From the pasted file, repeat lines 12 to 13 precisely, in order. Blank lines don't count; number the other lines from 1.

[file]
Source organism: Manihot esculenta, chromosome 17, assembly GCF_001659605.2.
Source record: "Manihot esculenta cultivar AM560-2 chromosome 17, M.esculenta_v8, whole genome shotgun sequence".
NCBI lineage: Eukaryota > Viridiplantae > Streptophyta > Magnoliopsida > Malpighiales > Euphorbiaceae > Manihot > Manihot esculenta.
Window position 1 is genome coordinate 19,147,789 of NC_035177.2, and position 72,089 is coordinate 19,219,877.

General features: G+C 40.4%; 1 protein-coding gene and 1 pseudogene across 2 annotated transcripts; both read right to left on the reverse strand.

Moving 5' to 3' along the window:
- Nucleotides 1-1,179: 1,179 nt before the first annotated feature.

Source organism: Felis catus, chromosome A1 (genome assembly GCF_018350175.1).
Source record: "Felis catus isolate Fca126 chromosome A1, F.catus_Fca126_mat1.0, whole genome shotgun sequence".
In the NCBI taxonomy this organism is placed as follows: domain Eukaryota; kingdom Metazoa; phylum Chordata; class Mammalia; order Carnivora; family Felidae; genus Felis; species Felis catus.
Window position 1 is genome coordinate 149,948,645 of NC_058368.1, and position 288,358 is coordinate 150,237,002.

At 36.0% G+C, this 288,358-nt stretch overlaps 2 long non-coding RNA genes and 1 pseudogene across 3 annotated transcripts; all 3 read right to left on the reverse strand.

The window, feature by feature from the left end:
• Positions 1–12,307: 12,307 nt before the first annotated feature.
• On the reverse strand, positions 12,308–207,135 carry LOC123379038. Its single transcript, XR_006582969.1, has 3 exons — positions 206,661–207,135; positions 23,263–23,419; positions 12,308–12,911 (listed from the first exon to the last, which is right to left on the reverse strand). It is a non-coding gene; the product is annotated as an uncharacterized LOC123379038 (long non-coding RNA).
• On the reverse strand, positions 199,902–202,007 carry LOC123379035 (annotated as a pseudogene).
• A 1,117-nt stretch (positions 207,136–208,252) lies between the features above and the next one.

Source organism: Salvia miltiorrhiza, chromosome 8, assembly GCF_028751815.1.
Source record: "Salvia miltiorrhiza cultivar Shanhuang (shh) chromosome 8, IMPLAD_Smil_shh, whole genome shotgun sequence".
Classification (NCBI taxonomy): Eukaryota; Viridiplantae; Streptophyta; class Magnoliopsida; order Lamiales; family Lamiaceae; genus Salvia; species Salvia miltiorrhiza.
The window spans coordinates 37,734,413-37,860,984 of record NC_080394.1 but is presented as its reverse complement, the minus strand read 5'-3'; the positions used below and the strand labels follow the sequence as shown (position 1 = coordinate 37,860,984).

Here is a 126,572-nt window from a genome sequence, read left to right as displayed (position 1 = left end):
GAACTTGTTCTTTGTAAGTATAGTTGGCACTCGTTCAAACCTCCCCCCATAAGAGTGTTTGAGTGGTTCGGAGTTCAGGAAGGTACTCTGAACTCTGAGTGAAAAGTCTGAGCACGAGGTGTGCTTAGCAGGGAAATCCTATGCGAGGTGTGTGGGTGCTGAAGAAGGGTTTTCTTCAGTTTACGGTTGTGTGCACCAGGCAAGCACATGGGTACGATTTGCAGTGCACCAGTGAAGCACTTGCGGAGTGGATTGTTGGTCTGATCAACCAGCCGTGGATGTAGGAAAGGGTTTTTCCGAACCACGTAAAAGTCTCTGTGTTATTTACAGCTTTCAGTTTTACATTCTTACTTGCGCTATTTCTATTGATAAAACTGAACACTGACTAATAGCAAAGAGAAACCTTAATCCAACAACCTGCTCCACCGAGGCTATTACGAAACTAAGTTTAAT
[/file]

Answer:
At 36.0% G+C, this 288,358-nt stretch overlaps 2 long non-coding RNA genes and 1 pseudogene across 3 annotated transcripts; all 3 read right to left on the reverse strand.

The window, feature by feature from the left end: